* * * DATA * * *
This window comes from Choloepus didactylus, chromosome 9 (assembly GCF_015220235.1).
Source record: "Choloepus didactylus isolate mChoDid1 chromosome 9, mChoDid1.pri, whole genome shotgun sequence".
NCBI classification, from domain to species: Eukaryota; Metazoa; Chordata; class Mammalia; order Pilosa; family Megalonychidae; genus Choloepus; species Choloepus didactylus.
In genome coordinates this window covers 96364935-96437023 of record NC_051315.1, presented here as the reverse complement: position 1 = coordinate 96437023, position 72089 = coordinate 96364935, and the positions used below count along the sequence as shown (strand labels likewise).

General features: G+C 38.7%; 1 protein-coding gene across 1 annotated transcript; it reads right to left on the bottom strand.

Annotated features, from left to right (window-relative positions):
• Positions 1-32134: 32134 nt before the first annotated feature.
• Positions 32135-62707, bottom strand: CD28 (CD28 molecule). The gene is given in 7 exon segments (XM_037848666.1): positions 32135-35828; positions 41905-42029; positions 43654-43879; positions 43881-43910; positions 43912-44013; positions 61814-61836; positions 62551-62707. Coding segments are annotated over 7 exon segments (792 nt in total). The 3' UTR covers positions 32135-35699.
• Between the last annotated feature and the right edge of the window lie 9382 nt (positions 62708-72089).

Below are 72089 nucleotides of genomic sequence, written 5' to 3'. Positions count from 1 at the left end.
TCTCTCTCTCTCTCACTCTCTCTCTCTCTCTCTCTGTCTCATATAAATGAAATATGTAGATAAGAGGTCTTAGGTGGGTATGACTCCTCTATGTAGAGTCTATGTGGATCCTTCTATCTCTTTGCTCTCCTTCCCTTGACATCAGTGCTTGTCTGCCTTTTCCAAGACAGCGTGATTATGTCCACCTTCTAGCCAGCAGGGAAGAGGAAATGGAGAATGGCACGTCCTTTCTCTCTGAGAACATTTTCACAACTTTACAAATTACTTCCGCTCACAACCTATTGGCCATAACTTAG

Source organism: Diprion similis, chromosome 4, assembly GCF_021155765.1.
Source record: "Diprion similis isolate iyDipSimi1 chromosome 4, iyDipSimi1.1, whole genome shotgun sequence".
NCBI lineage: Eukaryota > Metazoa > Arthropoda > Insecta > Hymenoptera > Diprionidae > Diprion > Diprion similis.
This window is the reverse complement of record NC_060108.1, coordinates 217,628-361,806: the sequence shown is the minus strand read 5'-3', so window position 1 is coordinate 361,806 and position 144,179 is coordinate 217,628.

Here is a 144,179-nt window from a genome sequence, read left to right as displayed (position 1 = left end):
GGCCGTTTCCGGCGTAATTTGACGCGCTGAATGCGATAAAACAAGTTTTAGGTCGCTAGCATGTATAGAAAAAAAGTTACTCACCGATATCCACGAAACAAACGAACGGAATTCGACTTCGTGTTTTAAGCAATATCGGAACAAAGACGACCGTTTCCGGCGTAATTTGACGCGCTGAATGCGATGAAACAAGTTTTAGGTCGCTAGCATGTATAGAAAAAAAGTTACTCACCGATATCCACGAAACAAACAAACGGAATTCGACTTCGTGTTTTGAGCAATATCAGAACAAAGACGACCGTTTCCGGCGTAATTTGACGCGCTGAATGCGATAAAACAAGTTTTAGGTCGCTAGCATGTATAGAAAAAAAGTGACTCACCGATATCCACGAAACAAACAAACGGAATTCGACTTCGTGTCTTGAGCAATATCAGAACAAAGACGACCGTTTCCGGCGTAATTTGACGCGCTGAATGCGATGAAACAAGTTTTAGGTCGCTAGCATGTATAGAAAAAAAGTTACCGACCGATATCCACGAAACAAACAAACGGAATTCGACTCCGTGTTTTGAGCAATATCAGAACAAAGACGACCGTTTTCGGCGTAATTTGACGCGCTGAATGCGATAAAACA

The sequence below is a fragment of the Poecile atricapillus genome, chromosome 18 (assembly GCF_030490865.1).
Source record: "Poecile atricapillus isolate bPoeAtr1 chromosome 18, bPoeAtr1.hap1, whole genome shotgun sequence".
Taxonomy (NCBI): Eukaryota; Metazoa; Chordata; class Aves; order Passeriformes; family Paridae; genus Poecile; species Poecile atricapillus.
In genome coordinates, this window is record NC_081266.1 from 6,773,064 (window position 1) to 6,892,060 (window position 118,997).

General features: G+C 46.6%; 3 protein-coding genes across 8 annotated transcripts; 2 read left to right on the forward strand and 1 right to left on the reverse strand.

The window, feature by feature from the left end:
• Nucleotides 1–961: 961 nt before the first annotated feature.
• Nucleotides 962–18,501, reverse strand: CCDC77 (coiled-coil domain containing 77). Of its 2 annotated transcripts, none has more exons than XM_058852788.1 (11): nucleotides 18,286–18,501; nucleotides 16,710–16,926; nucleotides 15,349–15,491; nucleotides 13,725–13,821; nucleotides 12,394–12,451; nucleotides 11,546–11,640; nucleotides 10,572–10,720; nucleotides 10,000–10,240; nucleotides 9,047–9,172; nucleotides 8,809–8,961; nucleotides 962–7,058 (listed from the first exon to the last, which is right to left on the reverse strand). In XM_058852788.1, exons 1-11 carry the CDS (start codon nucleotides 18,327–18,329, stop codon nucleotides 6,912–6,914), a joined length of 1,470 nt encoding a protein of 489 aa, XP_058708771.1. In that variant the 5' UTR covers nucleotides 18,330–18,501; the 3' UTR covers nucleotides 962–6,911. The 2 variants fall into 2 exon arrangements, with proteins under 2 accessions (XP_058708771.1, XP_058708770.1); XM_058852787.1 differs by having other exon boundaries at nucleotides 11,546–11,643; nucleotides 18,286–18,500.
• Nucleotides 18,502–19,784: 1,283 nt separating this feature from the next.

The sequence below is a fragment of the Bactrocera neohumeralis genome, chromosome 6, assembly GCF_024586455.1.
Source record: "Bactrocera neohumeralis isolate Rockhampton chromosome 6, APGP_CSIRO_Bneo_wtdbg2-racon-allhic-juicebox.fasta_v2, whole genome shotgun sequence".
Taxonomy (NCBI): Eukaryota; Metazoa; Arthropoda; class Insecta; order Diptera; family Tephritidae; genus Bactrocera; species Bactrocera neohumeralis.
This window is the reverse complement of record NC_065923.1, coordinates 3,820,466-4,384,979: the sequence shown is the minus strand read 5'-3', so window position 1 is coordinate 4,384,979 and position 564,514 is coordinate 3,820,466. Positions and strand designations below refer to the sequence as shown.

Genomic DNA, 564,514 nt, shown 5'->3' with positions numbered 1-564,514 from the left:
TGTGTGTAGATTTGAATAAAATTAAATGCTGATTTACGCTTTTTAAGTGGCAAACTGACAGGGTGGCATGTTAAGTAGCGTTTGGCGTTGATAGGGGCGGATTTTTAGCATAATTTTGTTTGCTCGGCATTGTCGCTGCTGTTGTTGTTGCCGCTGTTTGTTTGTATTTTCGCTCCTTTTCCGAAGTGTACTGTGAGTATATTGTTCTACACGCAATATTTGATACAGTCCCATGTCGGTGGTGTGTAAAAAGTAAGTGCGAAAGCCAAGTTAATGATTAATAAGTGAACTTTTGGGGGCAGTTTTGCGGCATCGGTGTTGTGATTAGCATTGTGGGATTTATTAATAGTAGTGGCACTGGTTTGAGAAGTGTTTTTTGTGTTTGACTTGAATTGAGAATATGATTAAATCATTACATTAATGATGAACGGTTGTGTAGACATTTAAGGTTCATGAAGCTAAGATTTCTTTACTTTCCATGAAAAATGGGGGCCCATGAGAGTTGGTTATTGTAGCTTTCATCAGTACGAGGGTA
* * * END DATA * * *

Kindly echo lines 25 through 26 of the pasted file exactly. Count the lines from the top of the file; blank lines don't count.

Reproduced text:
• Nucleotides 962–18,501, reverse strand: CCDC77 (coiled-coil domain containing 77). Of its 2 annotated transcripts, none has more exons than XM_058852788.1 (11): nucleotides 18,286–18,501; nucleotides 16,710–16,926; nucleotides 15,349–15,491; nucleotides 13,725–13,821; nucleotides 12,394–12,451; nucleotides 11,546–11,640; nucleotides 10,572–10,720; nucleotides 10,000–10,240; nucleotides 9,047–9,172; nucleotides 8,809–8,961; nucleotides 962–7,058 (listed from the first exon to the last, which is right to left on the reverse strand). In XM_058852788.1, exons 1-11 carry the CDS (start codon nucleotides 18,327–18,329, stop codon nucleotides 6,912–6,914), a joined length of 1,470 nt encoding a protein of 489 aa, XP_058708771.1. In that variant the 5' UTR covers nucleotides 18,330–18,501; the 3' UTR covers nucleotides 962–6,911. The 2 variants fall into 2 exon arrangements, with proteins under 2 accessions (XP_058708771.1, XP_058708770.1); XM_058852787.1 differs by having other exon boundaries at nucleotides 11,546–11,643; nucleotides 18,286–18,500.
• Nucleotides 18,502–19,784: 1,283 nt separating this feature from the next.